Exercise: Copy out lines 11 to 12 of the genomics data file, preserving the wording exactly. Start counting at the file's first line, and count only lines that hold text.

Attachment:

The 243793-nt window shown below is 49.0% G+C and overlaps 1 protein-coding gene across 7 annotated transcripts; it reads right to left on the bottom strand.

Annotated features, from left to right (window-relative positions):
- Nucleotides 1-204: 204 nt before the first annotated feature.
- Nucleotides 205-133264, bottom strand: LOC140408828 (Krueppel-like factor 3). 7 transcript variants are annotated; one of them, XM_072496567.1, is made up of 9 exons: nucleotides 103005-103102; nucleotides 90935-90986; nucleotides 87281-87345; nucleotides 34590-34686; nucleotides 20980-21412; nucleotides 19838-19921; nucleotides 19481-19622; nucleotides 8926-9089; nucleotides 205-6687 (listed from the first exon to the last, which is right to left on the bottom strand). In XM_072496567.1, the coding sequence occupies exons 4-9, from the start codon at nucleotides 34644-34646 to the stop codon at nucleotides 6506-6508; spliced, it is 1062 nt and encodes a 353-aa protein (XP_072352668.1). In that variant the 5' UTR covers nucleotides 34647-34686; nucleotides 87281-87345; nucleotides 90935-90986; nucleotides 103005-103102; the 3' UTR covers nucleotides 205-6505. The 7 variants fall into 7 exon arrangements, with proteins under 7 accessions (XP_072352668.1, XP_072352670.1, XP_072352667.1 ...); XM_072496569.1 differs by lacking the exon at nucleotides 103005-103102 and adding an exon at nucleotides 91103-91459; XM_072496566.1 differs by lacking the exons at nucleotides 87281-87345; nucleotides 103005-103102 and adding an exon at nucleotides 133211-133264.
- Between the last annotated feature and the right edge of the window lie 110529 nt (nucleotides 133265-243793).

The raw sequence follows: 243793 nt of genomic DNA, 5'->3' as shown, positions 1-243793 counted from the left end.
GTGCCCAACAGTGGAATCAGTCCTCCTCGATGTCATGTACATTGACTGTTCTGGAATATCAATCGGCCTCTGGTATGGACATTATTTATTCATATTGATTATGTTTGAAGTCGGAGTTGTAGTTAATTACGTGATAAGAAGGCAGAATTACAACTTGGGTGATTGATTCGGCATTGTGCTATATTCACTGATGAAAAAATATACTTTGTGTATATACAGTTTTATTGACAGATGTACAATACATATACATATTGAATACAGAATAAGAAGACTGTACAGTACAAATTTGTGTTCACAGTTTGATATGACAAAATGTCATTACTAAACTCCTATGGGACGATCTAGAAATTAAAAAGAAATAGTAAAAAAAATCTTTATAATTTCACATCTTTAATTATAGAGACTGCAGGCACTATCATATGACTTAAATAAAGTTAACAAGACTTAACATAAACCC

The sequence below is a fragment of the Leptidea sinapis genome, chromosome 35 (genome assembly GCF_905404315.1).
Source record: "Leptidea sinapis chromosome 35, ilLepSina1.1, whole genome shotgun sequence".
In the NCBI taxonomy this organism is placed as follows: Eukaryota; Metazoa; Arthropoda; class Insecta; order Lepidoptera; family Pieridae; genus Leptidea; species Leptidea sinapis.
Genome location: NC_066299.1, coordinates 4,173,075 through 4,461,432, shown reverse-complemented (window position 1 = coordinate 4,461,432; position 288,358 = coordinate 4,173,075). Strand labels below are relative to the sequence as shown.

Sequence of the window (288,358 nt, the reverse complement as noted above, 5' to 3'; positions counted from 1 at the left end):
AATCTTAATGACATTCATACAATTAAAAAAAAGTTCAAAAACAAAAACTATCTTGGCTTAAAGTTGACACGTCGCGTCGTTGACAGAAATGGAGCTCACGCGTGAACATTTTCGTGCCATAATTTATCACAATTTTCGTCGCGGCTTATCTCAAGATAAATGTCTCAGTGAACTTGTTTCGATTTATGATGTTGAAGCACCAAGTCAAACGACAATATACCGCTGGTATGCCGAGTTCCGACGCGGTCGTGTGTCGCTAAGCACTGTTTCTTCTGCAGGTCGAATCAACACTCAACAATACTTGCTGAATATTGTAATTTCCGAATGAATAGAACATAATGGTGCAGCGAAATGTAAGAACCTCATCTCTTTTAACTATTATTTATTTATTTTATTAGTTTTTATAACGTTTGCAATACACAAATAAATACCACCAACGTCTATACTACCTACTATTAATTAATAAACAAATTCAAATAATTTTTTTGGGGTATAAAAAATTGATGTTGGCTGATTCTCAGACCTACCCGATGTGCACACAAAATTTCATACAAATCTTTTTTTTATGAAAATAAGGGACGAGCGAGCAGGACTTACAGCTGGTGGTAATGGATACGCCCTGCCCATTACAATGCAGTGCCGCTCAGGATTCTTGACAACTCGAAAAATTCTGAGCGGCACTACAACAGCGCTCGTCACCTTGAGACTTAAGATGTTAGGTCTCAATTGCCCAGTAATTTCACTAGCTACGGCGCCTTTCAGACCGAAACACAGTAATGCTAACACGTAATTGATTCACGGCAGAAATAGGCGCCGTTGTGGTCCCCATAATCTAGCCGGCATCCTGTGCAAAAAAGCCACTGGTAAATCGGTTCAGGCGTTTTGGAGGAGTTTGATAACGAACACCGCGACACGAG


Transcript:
Genome location: NC_066299.1, coordinates 4,173,075 through 4,461,432, shown reverse-complemented (window position 1 = coordinate 4,461,432; position 288,358 = coordinate 4,173,075). Strand labels below are relative to the sequence as shown.

Sequence of the window (288,358 nt, the reverse complement as noted above, 5' to 3'; positions counted from 1 at the left end):